• “Patient-centered care – Empower beneficiaries, their families, and caregivers to take ownership of their health and ensure that they have the flexibility and information to make choices as they seek care across the care continuum.”
  • “Benefit design and price transparency – Use data-driven insights to ensure cost-effective care that also leads to improvements in beneficiary outcomes.”

The following are the most important steps in developing a COE program:

  • Identify specific procedures or conditions for which there is a high degree of variation in quality outcomes, patient experience, and total cost of care.
  • Establish a set of criteria to distinguish consistently high performing providers.
  • Determine appropriate financial incentives for providers and patients.
  • Provide technical assistance to providers.
  • Conduct robust evaluations and monitor results, including patient experience and patient-reported outcomes.

Medicare COEs and Voluntary Bundled Payment Programs

The procedures and conditions that are most commonly included in COEs – orthopedics, cardiac care, cancer care, and diabetes – are among those that affect many Medicare beneficiaries and constitute a large proportion of Medicare spending. 4

A COE pilot would enable the Innovation Center to test bundled payment models as part of a comprehensive quality improvement program rather than a standalone test of a new provider payment model. This approach does not necessitate complex changes in payment or quality oversight. For instance, it may be possible to extend established programs like BPCI to minimize administrative complexity. In addition, the voluntary nature of a COE pilot (for providers as well as beneficiaries) would address the Innovation Center’s concerns about “mandatory” bundled payment models.

Key design elements of a COE program model include a prospectively determined bundled price, stringent quality criteria for selecting facilities, qualification of individual clinicians (e.g., surgeons) within a facility, high expectations for quality measurement and collaboration, and favorable benefit design to encourage patients to choose a COE provider. From our experience, the Innovation Center’s primary challenges are likely to be development of criteria and processes by which COEs apply and are selected, and design of appropriate patient cost-sharing incentives.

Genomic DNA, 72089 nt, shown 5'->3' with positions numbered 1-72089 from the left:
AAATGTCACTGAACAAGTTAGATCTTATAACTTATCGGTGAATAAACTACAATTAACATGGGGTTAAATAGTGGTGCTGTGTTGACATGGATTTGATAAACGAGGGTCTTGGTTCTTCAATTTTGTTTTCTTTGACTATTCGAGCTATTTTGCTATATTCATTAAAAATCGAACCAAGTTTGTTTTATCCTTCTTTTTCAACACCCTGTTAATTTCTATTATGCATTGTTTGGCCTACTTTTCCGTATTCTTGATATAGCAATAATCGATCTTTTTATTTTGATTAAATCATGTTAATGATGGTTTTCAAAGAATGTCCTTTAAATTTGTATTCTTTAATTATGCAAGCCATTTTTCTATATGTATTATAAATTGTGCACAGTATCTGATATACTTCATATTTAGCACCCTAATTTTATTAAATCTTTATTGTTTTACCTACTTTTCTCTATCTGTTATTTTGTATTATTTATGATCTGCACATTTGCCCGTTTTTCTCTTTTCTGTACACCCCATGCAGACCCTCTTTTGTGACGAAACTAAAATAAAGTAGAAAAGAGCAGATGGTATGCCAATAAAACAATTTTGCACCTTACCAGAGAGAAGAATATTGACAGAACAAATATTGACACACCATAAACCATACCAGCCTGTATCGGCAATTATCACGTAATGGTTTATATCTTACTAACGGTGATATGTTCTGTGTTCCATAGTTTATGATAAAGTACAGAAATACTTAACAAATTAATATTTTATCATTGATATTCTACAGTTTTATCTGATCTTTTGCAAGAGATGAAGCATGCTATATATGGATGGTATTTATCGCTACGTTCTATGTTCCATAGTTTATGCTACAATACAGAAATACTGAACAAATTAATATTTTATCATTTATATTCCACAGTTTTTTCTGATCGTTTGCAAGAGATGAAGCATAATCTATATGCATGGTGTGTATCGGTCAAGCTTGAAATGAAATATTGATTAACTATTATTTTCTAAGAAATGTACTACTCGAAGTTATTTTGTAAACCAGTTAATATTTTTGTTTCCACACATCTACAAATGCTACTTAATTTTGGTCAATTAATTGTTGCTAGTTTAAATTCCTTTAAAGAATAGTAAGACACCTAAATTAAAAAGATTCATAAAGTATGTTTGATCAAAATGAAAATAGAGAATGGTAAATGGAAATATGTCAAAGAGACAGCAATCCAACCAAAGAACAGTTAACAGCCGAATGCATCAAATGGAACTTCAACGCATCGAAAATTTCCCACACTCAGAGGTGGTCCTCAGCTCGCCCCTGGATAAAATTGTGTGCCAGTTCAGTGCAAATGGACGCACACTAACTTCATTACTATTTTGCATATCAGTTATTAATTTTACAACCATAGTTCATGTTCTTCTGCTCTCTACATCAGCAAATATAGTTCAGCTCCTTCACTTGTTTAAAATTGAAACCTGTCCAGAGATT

CMS and Private-Sector Collaboration

We would be happy to work with the Innovation Center to share detailed information about ECEN’s design and results, and to provide input on how the ECEN model could be adapted to meet the needs of Medicare beneficiaries. We know you have a strong interest in real world market-based solutions. Many of the large employers we represent have developed successful strategies for controlling health care costs and improving quality.

These strategies include innovations in provider payment, delivery system improvement, and consumer engagement. Value-based purchasing ensures patients receive better care and can make more informed choices, providers are rewarded for efficient and effective care, purchasers are paying for what works, and businesses can invest in jobs and innovation. The DRIVE Health Initiative is here to work with you to re-energize America’s economy by achieving an efficient and value-based health care system.

Thank you for the opportunity to offer our perspective on the Innovation Center’s new direction and the best way to achieve our shared goals of an affordable, accessible health care system that puts patients first. If you would like to discuss our recommendations or ideas in more depth, please contact us.


The DRIVE Health Initiative
William E. Kramer, Executive Director for National Health Policy President Pacific Business Group on Health
Annette Guarisco Fildes, Chief Executive Officer, The ERISA Industry Committee